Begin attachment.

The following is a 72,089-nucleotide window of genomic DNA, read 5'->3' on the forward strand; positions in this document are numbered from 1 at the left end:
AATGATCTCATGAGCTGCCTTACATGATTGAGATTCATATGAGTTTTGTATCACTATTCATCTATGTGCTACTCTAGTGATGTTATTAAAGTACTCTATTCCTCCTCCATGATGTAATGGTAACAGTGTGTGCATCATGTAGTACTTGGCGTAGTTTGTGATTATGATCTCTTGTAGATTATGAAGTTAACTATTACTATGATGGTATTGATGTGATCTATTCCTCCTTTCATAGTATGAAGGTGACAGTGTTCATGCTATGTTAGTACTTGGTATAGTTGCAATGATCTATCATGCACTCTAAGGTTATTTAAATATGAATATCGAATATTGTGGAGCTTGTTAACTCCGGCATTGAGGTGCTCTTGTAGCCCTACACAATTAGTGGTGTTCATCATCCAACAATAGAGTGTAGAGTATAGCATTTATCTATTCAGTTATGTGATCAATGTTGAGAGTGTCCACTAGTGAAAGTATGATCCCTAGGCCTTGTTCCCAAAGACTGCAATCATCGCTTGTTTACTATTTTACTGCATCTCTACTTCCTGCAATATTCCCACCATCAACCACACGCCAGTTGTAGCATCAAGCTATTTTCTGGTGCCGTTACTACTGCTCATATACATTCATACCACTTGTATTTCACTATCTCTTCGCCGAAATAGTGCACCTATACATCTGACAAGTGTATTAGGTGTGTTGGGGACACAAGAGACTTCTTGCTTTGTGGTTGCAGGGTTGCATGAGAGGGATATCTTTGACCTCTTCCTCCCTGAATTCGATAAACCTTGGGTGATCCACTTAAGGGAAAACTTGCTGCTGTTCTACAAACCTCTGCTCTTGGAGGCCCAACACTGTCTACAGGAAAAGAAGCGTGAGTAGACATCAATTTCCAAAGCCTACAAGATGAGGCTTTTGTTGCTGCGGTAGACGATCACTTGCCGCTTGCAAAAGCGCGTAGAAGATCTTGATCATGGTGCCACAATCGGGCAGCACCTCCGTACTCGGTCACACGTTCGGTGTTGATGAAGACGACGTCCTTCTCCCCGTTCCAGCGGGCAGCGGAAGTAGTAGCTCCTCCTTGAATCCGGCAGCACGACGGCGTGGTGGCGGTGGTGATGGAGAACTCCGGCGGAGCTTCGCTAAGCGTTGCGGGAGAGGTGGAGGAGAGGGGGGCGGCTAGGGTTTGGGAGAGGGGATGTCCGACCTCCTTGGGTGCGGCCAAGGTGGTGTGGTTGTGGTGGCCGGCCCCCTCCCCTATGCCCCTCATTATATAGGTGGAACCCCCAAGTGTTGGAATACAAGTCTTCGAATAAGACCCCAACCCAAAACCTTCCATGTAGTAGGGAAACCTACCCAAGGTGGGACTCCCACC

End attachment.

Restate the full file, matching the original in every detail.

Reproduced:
The following is a 72,089-nucleotide window of genomic DNA, read 5'->3' on the forward strand; positions in this document are numbered from 1 at the left end:
AATGATCTCATGAGCTGCCTTACATGATTGAGATTCATATGAGTTTTGTATCACTATTCATCTATGTGCTACTCTAGTGATGTTATTAAAGTACTCTATTCCTCCTCCATGATGTAATGGTAACAGTGTGTGCATCATGTAGTACTTGGCGTAGTTTGTGATTATGATCTCTTGTAGATTATGAAGTTAACTATTACTATGATGGTATTGATGTGATCTATTCCTCCTTTCATAGTATGAAGGTGACAGTGTTCATGCTATGTTAGTACTTGGTATAGTTGCAATGATCTATCATGCACTCTAAGGTTATTTAAATATGAATATCGAATATTGTGGAGCTTGTTAACTCCGGCATTGAGGTGCTCTTGTAGCCCTACACAATTAGTGGTGTTCATCATCCAACAATAGAGTGTAGAGTATAGCATTTATCTATTCAGTTATGTGATCAATGTTGAGAGTGTCCACTAGTGAAAGTATGATCCCTAGGCCTTGTTCCCAAAGACTGCAATCATCGCTTGTTTACTATTTTACTGCATCTCTACTTCCTGCAATATTCCCACCATCAACCACACGCCAGTTGTAGCATCAAGCTATTTTCTGGTGCCGTTACTACTGCTCATATACATTCATACCACTTGTATTTCACTATCTCTTCGCCGAAATAGTGCACCTATACATCTGACAAGTGTATTAGGTGTGTTGGGGACACAAGAGACTTCTTGCTTTGTGGTTGCAGGGTTGCATGAGAGGGATATCTTTGACCTCTTCCTCCCTGAATTCGATAAACCTTGGGTGATCCACTTAAGGGAAAACTTGCTGCTGTTCTACAAACCTCTGCTCTTGGAGGCCCAACACTGTCTACAGGAAAAGAAGCGTGAGTAGACATCAATTTCCAAAGCCTACAAGATGAGGCTTTTGTTGCTGCGGTAGACGATCACTTGCCGCTTGCAAAAGCGCGTAGAAGATCTTGATCATGGTGCCACAATCGGGCAGCACCTCCGTACTCGGTCACACGTTCGGTGTTGATGAAGACGACGTCCTTCTCCCCGTTCCAGCGGGCAGCGGAAGTAGTAGCTCCTCCTTGAATCCGGCAGCACGACGGCGTGGTGGCGGTGGTGATGGAGAACTCCGGCGGAGCTTCGCTAAGCGTTGCGGGAGAGGTGGAGGAGAGGGGGGCGGCTAGGGTTTGGGAGAGGGGATGTCCGACCTCCTTGGGTGCGGCCAAGGTGGTGTGGTTGTGGTGGCCGGCCCCCTCCCCTATGCCCCTCATTATATAGGTGGAACCCCCAAGTGTTGGAATACAAGTCTTCGAATAAGACCCCAACCCAAAACCTTCCATGTAGTAGGGAAACCTACCCAAGGTGGGACTCCCACC